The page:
Wrongway Arrowhead


I had a free weekend and decided it was time to do Arrowhead Peak and take a look at the 4th class ridge to McHenry Peak.  I had followed Brian up to Solitude Lake some years ago in the winter and figured it wouldn’t be too hard to find in the summer.  Plus, I studied Roach’s RMNP guide for pertinent details.  The approach and climb were fairly short, and the weather forecast was good; I didn’t expect to have any difficulty with time, so I took advantage of a late start.

The hike in followed the normal approach to Black Lake but with an early exit from the trail below Arrowhead and Thatchtop at approx. 10,200 ft.  After 1.5 hours, about 2 miles up the Black Lake trail, I crossed the creek and headed up toward Solitude Lake.

I never did find a clear trail, but managed to bushwhack using an approximation of the winter route I used with Brian.  Since I didn’t get a predawn start, the steep ascent to Solitude Lake (11,400′) was a sweaty affair made terrible by swarms of hungry mosquitoes.  I arrived a bit lighter of water and blood, approximately 2.5 hours into the day.

From Solitude Lake, I hiked to the low point in the ridge between Arrowhead and McHenry.  A specific climbing route did not look obvious, but a lone cairn seemed to show a way; so, I took it.  The scrambling was fairly easy, and I soon found myself near the ridgeline.  I continued scrambling along the ridgeline until I reached the distinctive Arrowhead summit.

As I enjoyed a brief rest and water break, I examined the other side of the ridge for future climbing opportunities (many) and studied the ridgeline extending to McHenry for a possible extension to the days fun.  The ridge to McHenry looked rather difficult, so I decided I would wait until I could bring better climbing shoes and get an earlier start.

As I packed up my gear, I decided I would avoid the long detour of following the ridgeline.  I didn’t have a topographical map with me, but I recalled thinking that the route could be straightened out a bit.  Looking down the slope of Arrowhead, it all looked about the same; I picked a line that I thought was a few degrees to the right of my ascent route and started hiking.

Arrowhead viewed from Thatchtop, with ascent route indicated in red and descent route indicated in orange

Arrowhead viewed from Thatchtop, with ascent route indicated in red and descent route indicated in orange

Almost immediately, I was lost.  It is not easy to get lost on a small peak like Arrowhead, but I was lost just the same.  I knew I could just backtrack to the summit area, and I suppose that means I wasn’t completely lost; but I sure didn’t know the way down.  But the knowledge that I could always go back to the summit and the continuing good weather gave me the confidence to keep exploring.

As I got lower, I got into a gully that looked familiar, and followed it lower.  The gully became a chimney and the climbing became steeper until it felt technical; but I could see a big ledge 20 feet below that would allow me to exit the chimney and look around to see where I was; so I continued.  The last move to reach the ledge was so difficult that didn’t want to repeat it.  From the ledge, I could see that I was several hundred yards off course, directly above Solitude Lake.  Strangely, I found a rap anchor, but no way down without a rope.  The rap anchor gave me visions of a down climb of the sheer cliff beneath me, but I came to my senses and realized that I had to find a way back to the top.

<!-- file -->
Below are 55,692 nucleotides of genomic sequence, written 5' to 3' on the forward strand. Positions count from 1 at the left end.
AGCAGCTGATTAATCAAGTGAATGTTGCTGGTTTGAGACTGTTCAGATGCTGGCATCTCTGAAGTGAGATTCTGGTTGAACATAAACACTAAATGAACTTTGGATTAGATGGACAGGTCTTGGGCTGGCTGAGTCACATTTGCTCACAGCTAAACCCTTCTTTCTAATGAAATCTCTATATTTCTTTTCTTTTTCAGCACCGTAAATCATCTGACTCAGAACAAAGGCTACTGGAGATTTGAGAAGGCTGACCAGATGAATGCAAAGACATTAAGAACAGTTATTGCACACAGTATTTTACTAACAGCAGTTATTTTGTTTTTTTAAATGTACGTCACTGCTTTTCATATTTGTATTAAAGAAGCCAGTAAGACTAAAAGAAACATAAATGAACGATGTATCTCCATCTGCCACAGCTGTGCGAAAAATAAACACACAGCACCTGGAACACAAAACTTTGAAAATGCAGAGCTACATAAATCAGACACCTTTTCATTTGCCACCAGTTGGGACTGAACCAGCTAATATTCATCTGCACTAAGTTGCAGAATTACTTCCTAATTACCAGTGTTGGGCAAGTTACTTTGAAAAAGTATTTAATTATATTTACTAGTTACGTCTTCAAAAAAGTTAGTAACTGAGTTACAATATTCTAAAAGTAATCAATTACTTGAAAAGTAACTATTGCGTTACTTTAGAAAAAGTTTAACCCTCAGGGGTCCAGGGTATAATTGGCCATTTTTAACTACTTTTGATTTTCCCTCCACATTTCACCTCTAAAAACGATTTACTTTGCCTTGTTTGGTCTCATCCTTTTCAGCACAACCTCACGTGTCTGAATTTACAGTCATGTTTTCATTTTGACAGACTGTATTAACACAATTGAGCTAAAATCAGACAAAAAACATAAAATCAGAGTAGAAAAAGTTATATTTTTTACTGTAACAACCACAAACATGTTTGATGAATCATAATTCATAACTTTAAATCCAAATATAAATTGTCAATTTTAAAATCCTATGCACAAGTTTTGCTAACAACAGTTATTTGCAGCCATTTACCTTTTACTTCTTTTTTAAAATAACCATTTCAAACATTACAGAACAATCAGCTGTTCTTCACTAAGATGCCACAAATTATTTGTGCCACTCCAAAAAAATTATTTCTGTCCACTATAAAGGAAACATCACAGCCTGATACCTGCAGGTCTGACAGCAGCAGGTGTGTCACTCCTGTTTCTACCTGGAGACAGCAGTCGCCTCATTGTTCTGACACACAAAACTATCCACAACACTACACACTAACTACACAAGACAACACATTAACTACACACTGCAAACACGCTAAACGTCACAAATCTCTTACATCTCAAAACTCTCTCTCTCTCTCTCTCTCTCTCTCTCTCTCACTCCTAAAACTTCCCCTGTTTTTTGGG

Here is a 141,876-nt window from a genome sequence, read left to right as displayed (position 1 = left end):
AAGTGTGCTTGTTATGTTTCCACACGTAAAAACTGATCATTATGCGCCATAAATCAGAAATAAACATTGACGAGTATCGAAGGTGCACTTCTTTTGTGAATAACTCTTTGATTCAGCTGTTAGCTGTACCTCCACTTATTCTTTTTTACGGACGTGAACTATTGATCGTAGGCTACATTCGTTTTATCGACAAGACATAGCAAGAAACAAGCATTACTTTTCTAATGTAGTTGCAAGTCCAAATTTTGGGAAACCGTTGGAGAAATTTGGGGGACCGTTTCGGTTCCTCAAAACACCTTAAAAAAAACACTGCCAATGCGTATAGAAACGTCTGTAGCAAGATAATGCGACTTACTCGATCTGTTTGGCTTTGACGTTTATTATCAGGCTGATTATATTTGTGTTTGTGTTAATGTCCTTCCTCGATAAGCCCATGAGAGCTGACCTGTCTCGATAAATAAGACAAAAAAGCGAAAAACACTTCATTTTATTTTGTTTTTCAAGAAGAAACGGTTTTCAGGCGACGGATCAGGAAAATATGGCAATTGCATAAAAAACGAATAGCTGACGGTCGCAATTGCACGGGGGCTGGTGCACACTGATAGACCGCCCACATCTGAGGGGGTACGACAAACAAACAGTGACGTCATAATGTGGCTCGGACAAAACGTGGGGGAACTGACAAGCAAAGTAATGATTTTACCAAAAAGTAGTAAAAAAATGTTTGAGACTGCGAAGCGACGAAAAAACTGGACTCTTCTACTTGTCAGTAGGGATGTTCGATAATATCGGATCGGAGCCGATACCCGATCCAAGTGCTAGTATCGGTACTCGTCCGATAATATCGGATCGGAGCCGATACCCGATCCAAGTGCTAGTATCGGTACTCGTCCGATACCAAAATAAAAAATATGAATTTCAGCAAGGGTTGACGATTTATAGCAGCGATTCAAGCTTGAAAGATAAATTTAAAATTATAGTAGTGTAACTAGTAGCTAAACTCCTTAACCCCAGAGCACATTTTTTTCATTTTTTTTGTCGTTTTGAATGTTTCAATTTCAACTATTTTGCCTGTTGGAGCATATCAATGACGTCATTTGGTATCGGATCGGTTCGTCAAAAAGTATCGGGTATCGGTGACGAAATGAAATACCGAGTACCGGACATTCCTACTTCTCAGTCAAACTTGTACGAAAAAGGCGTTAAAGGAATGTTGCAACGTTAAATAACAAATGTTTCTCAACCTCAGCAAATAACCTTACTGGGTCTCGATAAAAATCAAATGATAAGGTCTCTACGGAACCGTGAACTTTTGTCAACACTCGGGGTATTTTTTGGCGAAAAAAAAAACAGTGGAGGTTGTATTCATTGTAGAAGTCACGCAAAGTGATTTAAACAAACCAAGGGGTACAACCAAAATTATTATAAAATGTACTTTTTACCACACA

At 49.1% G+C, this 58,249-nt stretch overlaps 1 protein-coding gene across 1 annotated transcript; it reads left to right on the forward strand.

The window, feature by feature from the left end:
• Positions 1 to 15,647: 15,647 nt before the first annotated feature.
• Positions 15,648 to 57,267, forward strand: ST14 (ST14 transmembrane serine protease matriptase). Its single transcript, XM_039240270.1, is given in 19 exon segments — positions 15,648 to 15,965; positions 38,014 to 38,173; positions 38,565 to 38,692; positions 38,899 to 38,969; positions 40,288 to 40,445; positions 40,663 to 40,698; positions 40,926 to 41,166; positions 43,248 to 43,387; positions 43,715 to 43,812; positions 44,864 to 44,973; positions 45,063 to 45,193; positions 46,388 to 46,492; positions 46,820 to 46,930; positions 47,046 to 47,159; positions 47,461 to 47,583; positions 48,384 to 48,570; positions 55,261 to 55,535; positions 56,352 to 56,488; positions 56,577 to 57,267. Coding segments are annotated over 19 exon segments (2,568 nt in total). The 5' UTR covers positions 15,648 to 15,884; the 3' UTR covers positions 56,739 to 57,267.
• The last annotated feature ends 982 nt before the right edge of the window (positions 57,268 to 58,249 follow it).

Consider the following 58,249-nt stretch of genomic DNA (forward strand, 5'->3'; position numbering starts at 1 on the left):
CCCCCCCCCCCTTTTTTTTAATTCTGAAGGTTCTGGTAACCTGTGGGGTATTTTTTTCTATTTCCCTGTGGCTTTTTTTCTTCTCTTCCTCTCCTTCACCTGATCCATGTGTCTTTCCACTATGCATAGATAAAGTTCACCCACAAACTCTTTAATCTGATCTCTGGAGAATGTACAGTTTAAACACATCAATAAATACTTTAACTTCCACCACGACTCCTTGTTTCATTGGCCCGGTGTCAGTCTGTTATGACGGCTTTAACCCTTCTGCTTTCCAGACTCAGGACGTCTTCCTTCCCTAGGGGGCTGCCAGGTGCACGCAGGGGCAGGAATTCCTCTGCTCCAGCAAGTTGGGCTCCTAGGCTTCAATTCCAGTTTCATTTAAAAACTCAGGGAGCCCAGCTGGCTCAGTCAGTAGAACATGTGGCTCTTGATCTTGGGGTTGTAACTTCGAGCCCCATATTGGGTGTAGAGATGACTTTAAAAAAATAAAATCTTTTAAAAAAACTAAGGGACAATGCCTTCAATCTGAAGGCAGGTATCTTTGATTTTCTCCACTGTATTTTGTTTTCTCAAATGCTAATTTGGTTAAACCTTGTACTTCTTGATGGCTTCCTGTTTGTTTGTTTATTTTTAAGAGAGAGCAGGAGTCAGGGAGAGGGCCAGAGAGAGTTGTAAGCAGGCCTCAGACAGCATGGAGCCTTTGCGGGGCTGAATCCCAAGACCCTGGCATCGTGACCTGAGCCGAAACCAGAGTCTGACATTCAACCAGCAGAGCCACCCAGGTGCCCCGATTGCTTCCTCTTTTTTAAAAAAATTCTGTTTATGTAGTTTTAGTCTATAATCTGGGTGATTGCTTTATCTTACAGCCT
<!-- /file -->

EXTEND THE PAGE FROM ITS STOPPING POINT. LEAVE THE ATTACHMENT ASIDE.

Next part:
I hunted a bit for a better route, and found a chimney that looked better that what I had descended.  I climbed it a short bit before realizing it was going to be even harder.  I had to make a couple of unprotected, mid 5th class moves over loose blocks stuck in the chimney. Once I reached the flatter summit slope near the summit, I was still lost but not in any immediate danger of being stuck for the rest of my life.  I decided, finally, to go back toward the ridge before descending the way I had come up.

Finally, down to the main trail and 3 miles back to the car, and my surprisingly adventurous day was done.  I had hiked approximately 10 miles, gained approx 3,400 feet in an 8-hour day filled with adventure and lessons learned.


  • I was alone
  • The available route information was indefinite
  • The guide book didn’t have a topo map


(1) Prepared badly

  1. Didn’t bring a map or compass
  2. Didn’t study the map; just thought I’d be able to figure it out

(2) Made several bad decisions along the way due to flaws & biases in my thinking.

  1. Optimism Bias:  I was foolishly optimistic about being able to figure out a way down when I didn’t know enough about the terrain.  Even when the decision started to go badly, I continued to feel that everything would turn out okay somehow.
  2. Confirming Evidence Trap:  I continued to be motivated by false evidence & silly rationalizations, while ignoring evidence that I was making a mistake, e.g.,
  • “the gully looks familiar”
  • “I’ll be able to see where I am”

How I Got Lucky

  • The weather stayed good during my “explorations”
  • I was able to make the technical climbing moves

Go to “Learning from Mistakes” index

Go to Index of all essays


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